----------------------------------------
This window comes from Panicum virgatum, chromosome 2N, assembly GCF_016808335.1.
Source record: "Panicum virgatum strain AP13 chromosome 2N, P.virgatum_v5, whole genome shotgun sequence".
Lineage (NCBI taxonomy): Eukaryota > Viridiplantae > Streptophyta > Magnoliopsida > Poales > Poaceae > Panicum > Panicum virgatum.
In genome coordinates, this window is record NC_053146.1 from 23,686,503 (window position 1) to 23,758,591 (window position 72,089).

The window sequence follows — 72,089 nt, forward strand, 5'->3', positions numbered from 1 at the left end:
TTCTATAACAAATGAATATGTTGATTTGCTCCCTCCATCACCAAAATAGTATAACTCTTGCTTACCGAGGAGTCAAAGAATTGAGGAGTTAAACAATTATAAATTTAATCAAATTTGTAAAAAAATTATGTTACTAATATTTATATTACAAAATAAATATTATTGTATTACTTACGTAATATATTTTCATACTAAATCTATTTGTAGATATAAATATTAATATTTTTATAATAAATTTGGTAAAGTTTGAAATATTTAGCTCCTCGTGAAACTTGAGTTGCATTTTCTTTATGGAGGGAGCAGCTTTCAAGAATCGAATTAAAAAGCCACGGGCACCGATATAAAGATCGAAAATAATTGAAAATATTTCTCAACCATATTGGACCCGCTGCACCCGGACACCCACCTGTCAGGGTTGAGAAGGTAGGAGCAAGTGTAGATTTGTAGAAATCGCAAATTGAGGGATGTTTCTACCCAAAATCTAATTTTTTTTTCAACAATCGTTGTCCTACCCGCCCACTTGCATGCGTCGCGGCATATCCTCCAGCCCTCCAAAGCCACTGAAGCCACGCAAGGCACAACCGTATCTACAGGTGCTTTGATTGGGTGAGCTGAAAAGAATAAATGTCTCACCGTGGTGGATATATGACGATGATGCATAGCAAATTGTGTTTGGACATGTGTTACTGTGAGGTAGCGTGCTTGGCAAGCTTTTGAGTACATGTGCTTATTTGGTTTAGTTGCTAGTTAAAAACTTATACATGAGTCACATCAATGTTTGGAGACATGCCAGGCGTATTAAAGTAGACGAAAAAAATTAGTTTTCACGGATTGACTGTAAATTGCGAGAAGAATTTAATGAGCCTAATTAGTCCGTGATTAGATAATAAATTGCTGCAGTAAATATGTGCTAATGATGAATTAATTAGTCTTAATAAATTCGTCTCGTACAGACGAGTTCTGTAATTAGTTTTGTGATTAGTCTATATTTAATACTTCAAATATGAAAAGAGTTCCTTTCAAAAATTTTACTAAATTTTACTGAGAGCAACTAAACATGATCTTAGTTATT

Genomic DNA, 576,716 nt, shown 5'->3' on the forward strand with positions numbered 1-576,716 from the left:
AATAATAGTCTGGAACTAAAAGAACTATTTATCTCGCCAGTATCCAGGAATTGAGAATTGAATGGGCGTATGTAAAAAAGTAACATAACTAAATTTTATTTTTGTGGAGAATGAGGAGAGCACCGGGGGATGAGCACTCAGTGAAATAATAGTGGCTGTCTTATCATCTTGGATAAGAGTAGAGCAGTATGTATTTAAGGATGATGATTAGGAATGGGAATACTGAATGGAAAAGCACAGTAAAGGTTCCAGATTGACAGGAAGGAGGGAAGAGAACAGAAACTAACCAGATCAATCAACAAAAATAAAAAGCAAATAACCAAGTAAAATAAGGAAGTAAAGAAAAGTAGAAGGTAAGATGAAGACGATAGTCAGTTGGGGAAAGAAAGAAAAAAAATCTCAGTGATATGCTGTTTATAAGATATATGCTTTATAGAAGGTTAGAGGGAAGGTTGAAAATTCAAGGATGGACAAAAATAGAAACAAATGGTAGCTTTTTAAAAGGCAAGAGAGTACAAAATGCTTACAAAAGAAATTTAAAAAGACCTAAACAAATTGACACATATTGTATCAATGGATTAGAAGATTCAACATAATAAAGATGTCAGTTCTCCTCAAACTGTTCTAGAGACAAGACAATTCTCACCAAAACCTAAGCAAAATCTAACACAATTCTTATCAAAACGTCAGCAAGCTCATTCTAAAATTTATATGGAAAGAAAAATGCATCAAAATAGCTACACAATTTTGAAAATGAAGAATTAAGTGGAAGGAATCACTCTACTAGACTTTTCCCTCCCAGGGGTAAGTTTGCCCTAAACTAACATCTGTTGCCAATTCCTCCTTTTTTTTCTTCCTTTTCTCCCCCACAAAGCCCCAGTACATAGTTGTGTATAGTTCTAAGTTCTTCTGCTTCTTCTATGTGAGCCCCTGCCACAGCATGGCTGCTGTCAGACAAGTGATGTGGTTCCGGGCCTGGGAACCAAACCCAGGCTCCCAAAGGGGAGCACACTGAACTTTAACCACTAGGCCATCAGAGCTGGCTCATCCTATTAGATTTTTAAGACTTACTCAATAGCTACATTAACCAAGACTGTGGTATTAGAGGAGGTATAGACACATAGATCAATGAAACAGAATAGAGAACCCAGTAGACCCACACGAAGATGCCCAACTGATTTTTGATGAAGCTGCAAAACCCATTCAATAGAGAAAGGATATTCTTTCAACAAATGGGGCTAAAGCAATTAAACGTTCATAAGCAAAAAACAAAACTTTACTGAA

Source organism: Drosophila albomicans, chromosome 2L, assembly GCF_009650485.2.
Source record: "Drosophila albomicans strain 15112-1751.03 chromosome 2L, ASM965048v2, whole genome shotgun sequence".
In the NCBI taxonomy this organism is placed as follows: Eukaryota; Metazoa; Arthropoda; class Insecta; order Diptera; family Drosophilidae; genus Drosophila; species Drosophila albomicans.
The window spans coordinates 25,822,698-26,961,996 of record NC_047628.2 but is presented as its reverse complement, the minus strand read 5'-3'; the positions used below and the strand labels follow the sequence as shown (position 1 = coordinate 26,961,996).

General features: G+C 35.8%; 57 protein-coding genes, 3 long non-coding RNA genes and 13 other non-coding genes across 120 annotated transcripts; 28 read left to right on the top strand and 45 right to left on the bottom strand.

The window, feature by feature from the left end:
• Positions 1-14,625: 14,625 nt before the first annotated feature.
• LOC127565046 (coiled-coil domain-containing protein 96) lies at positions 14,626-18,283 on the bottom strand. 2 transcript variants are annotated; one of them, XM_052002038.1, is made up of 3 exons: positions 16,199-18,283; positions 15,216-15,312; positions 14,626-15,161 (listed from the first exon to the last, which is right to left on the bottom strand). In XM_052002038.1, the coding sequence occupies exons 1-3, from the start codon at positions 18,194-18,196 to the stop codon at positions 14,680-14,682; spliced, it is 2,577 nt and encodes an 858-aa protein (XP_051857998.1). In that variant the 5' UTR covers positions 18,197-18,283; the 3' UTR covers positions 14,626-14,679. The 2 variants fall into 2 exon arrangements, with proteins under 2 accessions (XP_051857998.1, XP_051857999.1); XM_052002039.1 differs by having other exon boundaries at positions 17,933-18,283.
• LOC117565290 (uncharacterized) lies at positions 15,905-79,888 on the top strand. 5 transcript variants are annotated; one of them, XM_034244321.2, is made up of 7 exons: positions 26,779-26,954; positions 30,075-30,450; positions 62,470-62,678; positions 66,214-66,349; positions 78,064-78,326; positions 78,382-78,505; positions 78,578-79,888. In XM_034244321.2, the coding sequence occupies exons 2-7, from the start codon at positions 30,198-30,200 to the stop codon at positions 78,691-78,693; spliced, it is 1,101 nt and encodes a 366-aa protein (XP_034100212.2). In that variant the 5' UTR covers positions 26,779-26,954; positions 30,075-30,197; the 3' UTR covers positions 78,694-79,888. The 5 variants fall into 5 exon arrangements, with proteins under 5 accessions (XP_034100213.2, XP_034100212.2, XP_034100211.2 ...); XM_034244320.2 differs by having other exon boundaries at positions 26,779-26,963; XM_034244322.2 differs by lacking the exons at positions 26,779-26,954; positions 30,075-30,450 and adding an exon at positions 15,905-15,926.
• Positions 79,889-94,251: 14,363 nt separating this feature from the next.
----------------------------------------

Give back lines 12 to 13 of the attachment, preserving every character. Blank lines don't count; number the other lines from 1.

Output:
The window spans coordinates 25,822,698-26,961,996 of record NC_047628.2 but is presented as its reverse complement, the minus strand read 5'-3'; the positions used below and the strand labels follow the sequence as shown (position 1 = coordinate 26,961,996).

General features: G+C 35.8%; 57 protein-coding genes, 3 long non-coding RNA genes and 13 other non-coding genes across 120 annotated transcripts; 28 read left to right on the top strand and 45 right to left on the bottom strand.